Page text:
The Day That Began America

July 4, 1754 - the day that began America

Many Americans view July 4th, 1776 as the beginning of our nation’s history.  However, 22 years earlier on July 4th, 1754 a battle occurred that, while minor at the time, would set the United States on a path towards independence.

The history of Fort Necessity

North America in the early 1750s was full of conflict between the British and the French. As the American colonies expanded west and the French colonies expanded south from Canada, the Ohio Valley became a contested area between the two countries. This conflict over trading routes, land, and resources would eventually lead to the outbreak of the French and Indian War; the war was fought for nine years between 1754 and 1763 and was part of the period known in Europe as the Seven Years’ War.

In late May 1754, a small group of British forces - led by then-Lieutenant Colonel George Washington - found themselves defending an area known as the Great Meadows in Pennsylvania. In order to better defend their position, Washington and his men quickly built a small fort in only five days; they called the small, hastily constructed camp Fort Necessity.

The Battle - and surrender - of Fort Necessity

On the morning of July 3rd, 1754 a group of about 600 French soldiers and 100 Native Americans attacked the less than 300 troops at Fort Necessity. During the battle both sides suffered losses, and just after midnight on July 4th Lieutenant Colonel Washington agreed to the terms of surrender of the French commander. The British troops then began their long march back to Virginia while the remaining French burned the fort to the ground.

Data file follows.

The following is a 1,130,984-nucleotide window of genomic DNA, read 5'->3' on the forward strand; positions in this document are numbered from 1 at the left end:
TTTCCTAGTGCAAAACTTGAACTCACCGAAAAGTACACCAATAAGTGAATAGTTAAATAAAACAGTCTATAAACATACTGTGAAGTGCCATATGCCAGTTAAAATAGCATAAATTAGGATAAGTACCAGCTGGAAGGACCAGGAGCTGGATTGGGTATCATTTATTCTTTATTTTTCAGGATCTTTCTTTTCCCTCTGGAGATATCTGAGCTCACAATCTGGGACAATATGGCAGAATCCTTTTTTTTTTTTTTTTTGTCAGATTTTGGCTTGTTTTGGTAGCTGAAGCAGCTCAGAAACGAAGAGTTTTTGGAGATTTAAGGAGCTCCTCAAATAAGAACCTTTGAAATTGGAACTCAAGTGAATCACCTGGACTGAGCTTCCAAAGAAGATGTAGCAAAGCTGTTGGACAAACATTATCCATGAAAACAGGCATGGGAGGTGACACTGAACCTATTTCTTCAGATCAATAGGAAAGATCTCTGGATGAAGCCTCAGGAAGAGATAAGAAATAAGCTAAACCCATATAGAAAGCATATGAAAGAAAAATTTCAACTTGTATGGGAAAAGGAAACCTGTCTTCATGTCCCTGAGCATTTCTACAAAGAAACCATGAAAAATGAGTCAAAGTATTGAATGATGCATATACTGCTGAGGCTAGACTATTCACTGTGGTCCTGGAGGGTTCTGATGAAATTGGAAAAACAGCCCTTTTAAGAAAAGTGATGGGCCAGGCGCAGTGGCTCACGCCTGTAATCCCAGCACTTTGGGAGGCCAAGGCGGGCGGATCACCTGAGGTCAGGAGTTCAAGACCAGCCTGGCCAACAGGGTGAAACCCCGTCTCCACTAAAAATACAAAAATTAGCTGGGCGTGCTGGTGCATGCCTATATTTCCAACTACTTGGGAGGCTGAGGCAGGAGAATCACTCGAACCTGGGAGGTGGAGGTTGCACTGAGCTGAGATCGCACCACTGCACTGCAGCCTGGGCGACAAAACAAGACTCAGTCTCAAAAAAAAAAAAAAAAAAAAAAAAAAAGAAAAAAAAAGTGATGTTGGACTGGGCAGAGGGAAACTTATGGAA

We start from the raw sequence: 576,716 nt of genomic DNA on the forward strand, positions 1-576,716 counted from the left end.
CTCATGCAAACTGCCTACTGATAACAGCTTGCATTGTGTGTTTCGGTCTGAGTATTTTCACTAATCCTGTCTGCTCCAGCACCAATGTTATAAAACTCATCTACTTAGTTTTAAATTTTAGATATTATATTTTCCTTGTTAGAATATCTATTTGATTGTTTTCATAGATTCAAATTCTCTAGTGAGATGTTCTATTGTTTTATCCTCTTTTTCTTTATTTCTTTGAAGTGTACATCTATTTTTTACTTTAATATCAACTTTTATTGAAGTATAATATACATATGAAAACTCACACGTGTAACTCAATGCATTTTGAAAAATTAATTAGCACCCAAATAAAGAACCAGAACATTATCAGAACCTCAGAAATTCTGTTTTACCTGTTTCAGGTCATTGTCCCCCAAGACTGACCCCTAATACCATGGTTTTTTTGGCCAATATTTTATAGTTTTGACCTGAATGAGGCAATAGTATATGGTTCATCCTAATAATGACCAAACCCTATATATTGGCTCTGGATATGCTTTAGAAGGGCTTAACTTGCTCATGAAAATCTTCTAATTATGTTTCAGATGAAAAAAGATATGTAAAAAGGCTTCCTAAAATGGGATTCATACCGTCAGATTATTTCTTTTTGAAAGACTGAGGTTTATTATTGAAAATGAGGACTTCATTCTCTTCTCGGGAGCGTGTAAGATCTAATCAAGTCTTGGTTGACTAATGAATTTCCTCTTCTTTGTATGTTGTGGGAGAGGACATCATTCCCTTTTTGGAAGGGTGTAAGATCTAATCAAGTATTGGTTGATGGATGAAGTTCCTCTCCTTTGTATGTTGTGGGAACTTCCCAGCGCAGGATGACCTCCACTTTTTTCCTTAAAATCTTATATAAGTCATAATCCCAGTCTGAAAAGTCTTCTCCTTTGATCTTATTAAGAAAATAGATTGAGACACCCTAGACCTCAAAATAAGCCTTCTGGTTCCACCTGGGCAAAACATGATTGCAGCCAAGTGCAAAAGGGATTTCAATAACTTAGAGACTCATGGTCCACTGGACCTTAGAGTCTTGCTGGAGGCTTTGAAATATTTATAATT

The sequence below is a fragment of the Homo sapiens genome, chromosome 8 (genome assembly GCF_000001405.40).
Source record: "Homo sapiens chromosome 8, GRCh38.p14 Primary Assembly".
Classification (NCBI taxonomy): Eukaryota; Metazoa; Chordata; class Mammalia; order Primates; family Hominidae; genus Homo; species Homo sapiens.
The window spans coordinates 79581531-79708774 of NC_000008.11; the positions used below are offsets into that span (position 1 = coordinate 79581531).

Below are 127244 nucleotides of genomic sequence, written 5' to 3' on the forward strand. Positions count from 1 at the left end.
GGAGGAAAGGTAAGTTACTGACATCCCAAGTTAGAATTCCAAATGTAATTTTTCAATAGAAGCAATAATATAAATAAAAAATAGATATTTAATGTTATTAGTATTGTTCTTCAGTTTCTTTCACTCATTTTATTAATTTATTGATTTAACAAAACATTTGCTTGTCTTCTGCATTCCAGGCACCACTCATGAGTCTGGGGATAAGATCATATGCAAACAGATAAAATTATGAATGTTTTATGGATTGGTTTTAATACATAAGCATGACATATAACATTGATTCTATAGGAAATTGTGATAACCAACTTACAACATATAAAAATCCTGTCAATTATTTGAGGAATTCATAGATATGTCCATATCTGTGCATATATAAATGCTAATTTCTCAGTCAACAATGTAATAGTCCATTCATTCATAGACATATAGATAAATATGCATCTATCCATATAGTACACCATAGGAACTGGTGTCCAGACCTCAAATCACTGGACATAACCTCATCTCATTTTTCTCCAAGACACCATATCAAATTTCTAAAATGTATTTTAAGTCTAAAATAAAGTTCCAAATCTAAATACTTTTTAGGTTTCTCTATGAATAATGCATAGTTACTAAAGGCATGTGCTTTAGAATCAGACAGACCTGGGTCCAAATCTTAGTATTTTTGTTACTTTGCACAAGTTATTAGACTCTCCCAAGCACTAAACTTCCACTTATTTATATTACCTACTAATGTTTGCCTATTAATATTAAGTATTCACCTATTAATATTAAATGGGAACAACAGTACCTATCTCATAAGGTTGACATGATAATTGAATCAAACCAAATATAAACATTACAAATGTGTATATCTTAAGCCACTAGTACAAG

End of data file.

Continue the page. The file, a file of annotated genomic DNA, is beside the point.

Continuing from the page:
George Washington’s role in the war

In November 1752, a 20 year old George Washington was appointed as part of the Virginia Colonial Militia. Two years later, the young lieutenant colonel was given his first command at a small makeshift fort aptly named Fort Necessity.

While the battle at Fort Necessity was George Washington’s first - and only - military surrender, the loss helped shape the future president. Much of his later actions and decisions would be shaped by his experiences during the French and Indian War.

The French and Indian War and the road to revolution

While the British won, the war left them in significant debt. Because of this, the British began to increasingly tax the American colonists in an effort to recoup some of the losses they suffered during the war. The increasing taxes led to increased tensions between the colonists and the British, which would eventually culminate in the Revolutionary War 22 years later.

Thanks to our independence day, July 4th is widely recognized as one of the most important dates in American history. However, the events at Fort Necessity on July 4th, 1754 are just as important as they helped spark the desire for independence from Great Britain in United States.